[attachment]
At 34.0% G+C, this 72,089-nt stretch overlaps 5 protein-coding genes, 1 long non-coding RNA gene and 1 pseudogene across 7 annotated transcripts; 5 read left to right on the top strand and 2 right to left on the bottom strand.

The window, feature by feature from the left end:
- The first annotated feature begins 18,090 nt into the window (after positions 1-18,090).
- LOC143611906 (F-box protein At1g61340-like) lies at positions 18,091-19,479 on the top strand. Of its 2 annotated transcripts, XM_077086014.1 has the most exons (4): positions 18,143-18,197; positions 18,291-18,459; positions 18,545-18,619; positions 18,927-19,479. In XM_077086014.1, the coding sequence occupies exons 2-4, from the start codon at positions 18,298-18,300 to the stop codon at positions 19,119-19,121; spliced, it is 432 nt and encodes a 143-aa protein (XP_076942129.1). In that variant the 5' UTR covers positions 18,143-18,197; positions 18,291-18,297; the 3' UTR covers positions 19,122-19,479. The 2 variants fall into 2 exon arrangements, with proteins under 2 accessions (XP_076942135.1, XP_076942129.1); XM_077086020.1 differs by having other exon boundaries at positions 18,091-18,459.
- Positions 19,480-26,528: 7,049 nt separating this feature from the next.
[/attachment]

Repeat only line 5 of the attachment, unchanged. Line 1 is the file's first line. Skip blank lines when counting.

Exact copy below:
- Positions 19,480-26,528: 7,049 nt separating this feature from the next.